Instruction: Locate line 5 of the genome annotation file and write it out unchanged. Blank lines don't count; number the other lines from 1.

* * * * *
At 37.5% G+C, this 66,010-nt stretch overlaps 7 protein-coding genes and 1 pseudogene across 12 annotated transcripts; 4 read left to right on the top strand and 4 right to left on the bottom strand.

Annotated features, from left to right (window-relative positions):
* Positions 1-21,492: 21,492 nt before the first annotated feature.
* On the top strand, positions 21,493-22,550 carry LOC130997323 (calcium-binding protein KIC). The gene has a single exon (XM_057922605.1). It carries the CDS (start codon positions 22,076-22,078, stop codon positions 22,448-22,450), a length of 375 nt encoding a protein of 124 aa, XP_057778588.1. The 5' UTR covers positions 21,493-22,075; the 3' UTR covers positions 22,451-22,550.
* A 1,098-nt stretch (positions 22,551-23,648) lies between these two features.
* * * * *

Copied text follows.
* A 1,098-nt stretch (positions 22,551-23,648) lies between these two features.